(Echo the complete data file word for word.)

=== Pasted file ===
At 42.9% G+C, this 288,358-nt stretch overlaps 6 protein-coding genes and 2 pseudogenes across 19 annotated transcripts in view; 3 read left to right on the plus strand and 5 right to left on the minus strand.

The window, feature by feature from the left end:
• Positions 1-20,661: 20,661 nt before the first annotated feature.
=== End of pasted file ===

At 42.9% G+C, this 288,358-nt stretch overlaps 6 protein-coding genes and 2 pseudogenes across 19 annotated transcripts in view; 3 read left to right on the plus strand and 5 right to left on the minus strand.

The window, feature by feature from the left end:
• Positions 1-20,661: 20,661 nt before the first annotated feature.